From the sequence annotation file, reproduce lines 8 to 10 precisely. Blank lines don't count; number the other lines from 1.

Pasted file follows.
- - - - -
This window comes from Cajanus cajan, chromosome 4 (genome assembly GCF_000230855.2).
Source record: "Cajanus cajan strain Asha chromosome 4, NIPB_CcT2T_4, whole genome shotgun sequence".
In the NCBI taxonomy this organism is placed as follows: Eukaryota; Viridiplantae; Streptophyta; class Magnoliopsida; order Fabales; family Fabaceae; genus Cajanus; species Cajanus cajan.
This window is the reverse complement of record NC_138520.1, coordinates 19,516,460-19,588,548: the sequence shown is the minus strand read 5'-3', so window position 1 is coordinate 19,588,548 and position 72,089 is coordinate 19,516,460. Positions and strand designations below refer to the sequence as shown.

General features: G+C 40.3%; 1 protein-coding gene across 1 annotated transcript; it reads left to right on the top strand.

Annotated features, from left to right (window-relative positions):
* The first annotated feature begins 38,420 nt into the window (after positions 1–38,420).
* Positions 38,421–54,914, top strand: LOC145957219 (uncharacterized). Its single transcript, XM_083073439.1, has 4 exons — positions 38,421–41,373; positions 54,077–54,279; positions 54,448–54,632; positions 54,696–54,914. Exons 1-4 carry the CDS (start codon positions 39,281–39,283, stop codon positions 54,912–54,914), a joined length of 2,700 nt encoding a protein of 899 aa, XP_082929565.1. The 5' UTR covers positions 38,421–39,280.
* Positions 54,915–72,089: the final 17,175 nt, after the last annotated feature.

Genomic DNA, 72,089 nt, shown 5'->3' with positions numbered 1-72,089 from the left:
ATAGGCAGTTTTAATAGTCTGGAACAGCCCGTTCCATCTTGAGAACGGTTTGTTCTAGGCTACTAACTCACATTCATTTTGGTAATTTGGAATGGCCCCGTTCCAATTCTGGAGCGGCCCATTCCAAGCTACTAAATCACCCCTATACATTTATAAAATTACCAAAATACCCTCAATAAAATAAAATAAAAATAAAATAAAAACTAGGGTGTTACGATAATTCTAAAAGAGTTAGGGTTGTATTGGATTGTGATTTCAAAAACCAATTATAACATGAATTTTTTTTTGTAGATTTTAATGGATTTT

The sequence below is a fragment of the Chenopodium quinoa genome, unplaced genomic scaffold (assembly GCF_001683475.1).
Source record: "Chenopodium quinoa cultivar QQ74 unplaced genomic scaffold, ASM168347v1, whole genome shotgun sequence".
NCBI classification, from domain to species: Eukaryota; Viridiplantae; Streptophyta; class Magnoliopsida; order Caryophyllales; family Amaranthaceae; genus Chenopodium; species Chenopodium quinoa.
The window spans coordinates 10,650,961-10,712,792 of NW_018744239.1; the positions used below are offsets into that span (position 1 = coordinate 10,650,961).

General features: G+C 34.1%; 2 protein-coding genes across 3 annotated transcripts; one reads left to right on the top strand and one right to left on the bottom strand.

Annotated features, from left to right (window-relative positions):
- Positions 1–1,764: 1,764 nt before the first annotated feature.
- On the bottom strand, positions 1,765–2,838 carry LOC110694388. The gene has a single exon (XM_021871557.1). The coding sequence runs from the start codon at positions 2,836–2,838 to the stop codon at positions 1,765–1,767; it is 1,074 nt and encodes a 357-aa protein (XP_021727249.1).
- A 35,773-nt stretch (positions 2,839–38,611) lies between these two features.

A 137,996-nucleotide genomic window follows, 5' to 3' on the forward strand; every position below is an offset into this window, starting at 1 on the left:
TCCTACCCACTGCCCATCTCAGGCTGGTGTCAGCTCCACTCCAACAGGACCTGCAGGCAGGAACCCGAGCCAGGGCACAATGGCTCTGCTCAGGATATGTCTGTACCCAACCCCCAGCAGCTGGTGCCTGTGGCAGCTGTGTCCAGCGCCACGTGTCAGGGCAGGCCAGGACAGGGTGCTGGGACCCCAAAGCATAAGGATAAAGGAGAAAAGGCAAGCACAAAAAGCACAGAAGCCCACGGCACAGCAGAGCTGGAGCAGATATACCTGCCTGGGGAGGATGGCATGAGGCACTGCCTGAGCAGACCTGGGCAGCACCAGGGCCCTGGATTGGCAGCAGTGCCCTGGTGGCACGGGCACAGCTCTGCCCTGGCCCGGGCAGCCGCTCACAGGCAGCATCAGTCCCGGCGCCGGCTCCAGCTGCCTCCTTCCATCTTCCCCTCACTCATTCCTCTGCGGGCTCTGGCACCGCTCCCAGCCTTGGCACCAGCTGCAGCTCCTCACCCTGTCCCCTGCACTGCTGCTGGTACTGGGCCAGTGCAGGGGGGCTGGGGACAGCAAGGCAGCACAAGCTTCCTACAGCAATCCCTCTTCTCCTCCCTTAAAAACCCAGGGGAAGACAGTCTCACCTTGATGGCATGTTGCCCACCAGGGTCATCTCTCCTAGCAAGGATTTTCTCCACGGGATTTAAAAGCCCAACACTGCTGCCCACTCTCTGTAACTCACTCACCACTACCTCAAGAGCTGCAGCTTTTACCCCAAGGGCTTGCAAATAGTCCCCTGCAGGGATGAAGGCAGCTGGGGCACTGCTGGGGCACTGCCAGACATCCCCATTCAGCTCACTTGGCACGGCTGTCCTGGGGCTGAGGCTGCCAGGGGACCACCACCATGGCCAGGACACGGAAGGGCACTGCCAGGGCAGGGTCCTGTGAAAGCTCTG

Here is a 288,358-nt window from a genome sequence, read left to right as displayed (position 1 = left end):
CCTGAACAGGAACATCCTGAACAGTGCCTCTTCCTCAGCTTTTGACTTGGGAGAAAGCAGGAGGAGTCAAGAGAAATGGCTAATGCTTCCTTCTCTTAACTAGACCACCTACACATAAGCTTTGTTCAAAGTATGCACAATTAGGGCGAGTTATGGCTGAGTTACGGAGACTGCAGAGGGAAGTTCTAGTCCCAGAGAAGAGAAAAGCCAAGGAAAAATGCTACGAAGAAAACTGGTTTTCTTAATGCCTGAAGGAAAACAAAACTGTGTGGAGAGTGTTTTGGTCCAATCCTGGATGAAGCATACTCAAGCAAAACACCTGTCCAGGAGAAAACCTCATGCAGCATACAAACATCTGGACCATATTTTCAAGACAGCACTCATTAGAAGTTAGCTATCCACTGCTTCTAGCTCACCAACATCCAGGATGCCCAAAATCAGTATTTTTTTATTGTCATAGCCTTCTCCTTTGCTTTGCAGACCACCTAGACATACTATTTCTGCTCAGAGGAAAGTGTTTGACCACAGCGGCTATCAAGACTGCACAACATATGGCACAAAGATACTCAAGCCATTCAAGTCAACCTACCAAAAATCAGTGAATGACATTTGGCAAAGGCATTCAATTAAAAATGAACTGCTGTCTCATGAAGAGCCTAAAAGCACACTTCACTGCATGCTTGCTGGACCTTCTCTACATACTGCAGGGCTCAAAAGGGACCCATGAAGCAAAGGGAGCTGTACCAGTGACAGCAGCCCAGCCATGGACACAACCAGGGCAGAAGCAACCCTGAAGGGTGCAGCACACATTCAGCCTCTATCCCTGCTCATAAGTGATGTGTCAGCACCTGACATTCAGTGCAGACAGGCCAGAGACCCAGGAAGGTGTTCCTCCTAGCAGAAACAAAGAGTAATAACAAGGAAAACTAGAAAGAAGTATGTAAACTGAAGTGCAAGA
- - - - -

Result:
* Positions 38,421–54,914, top strand: LOC145957219 (uncharacterized). Its single transcript, XM_083073439.1, has 4 exons — positions 38,421–41,373; positions 54,077–54,279; positions 54,448–54,632; positions 54,696–54,914. Exons 1-4 carry the CDS (start codon positions 39,281–39,283, stop codon positions 54,912–54,914), a joined length of 2,700 nt encoding a protein of 899 aa, XP_082929565.1. The 5' UTR covers positions 38,421–39,280.
* Positions 54,915–72,089: the final 17,175 nt, after the last annotated feature.

Genomic DNA, 72,089 nt, shown 5'->3' with positions numbered 1-72,089 from the left: